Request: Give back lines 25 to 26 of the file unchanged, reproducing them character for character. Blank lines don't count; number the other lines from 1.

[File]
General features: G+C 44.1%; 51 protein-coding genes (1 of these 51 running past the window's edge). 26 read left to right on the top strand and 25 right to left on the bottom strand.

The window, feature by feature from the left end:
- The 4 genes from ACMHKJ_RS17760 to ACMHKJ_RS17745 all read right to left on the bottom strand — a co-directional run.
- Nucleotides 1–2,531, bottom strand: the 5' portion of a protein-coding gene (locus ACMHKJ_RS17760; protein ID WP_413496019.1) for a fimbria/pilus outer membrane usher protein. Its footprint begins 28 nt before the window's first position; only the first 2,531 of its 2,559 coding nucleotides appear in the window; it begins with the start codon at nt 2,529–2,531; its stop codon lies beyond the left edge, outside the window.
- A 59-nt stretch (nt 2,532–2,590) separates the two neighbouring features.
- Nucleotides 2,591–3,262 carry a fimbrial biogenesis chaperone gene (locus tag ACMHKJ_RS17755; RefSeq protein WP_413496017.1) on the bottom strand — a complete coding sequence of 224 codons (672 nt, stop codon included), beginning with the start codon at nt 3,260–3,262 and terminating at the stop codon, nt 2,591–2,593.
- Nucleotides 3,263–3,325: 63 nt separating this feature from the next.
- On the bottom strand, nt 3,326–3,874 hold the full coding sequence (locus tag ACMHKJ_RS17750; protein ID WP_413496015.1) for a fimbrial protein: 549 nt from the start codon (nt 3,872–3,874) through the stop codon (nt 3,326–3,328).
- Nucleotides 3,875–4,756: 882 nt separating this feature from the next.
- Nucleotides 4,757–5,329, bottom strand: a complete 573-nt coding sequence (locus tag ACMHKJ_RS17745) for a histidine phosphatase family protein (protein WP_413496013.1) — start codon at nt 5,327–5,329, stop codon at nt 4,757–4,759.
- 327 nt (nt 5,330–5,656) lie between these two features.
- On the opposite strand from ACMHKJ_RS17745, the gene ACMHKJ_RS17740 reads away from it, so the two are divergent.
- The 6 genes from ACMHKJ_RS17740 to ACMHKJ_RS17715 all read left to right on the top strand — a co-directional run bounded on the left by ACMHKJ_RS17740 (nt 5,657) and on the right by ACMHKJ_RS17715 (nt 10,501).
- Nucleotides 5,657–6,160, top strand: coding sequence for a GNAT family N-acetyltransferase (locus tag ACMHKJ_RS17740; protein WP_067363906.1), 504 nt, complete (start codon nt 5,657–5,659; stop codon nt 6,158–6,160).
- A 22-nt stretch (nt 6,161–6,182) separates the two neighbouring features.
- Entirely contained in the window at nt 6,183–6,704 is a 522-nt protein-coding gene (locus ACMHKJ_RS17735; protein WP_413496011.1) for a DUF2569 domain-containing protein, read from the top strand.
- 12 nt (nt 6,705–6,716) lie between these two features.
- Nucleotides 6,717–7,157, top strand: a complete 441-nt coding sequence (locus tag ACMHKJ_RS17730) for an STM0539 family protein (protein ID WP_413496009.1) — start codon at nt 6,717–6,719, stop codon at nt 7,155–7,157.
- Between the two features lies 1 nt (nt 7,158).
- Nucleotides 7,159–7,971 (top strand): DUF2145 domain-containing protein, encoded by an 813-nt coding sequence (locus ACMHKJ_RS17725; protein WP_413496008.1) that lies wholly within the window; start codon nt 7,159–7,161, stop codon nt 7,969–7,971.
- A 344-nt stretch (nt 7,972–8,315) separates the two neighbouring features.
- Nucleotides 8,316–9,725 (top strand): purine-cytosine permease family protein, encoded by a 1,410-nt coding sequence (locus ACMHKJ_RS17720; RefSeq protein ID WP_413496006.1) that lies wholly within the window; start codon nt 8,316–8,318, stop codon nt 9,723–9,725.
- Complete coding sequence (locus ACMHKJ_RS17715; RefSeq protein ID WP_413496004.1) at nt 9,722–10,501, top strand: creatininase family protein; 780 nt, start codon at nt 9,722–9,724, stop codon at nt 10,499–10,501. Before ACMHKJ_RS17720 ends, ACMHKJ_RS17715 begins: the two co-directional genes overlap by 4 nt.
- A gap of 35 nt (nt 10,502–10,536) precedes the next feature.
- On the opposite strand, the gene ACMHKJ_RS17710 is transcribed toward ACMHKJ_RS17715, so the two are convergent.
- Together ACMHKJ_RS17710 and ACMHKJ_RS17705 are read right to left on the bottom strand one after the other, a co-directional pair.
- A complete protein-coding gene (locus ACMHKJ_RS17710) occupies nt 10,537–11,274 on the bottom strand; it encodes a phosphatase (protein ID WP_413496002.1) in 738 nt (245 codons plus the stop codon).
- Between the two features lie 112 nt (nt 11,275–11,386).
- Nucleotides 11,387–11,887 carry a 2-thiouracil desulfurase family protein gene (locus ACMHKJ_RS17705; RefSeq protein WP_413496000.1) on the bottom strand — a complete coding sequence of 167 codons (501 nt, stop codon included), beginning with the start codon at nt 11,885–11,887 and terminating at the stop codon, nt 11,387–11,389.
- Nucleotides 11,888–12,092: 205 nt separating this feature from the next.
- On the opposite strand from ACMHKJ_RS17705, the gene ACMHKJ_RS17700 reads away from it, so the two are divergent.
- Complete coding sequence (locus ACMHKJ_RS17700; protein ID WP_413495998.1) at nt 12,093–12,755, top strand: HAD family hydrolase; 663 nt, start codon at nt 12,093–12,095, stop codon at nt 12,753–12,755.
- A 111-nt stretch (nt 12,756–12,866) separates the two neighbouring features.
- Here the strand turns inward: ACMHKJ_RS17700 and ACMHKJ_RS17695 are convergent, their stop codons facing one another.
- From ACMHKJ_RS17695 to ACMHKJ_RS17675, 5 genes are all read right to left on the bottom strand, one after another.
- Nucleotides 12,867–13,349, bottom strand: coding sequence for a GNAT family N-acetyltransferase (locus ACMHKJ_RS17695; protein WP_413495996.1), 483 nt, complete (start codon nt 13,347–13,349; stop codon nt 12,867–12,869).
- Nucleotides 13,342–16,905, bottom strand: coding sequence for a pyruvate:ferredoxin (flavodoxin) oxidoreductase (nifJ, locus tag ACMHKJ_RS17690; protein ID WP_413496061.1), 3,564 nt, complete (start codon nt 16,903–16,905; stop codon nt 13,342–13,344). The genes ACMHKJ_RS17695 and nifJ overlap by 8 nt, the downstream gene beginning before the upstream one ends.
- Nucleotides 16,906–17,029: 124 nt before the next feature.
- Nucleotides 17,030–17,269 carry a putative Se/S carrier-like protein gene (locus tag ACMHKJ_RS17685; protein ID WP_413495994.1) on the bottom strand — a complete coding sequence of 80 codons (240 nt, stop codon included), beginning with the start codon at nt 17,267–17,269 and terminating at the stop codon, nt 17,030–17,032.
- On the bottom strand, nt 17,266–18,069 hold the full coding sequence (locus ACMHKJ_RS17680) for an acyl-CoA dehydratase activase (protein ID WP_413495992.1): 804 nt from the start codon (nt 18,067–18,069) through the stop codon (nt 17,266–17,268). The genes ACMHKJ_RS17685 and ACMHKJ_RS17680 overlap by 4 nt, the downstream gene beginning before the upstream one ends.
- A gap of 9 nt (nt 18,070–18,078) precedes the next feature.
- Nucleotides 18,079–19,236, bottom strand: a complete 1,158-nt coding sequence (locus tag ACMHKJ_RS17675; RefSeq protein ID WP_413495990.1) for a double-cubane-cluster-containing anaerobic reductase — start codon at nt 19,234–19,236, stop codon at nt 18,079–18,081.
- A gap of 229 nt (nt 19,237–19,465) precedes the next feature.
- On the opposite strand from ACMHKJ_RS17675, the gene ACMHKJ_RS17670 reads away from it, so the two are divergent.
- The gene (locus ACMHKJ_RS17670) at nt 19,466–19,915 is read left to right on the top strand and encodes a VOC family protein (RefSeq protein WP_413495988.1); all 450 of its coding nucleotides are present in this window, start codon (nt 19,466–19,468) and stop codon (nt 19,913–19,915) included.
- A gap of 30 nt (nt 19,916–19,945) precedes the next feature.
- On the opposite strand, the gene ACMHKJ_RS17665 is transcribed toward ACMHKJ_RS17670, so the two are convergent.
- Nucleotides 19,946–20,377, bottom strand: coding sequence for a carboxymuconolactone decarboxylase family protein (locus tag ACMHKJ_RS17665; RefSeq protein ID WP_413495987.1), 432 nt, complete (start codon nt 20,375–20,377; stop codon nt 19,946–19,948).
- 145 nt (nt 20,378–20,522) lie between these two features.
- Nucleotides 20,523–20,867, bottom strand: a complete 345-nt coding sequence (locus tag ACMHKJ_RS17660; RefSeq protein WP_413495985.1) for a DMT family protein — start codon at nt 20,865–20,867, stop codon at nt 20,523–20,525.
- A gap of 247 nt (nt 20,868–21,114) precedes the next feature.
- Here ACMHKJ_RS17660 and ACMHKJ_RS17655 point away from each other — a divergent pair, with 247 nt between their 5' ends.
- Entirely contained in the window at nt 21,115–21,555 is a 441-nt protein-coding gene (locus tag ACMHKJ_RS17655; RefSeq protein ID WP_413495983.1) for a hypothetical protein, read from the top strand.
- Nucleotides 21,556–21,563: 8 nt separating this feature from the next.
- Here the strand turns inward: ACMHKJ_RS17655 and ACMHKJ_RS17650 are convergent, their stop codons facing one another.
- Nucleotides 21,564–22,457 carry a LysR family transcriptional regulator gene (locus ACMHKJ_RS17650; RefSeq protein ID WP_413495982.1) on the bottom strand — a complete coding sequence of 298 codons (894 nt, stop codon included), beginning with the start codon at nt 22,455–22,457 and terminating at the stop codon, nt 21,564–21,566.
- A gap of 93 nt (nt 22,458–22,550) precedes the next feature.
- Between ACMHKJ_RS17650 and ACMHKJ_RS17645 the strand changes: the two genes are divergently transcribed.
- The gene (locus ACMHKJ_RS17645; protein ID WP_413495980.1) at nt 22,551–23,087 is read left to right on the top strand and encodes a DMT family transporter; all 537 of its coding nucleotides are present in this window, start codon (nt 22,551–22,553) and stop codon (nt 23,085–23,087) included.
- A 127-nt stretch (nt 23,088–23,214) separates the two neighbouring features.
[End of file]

- On the opposite strand, the gene ACMHKJ_RS17710 is transcribed toward ACMHKJ_RS17715, so the two are convergent.
- Together ACMHKJ_RS17710 and ACMHKJ_RS17705 are read right to left on the bottom strand one after the other, a co-directional pair.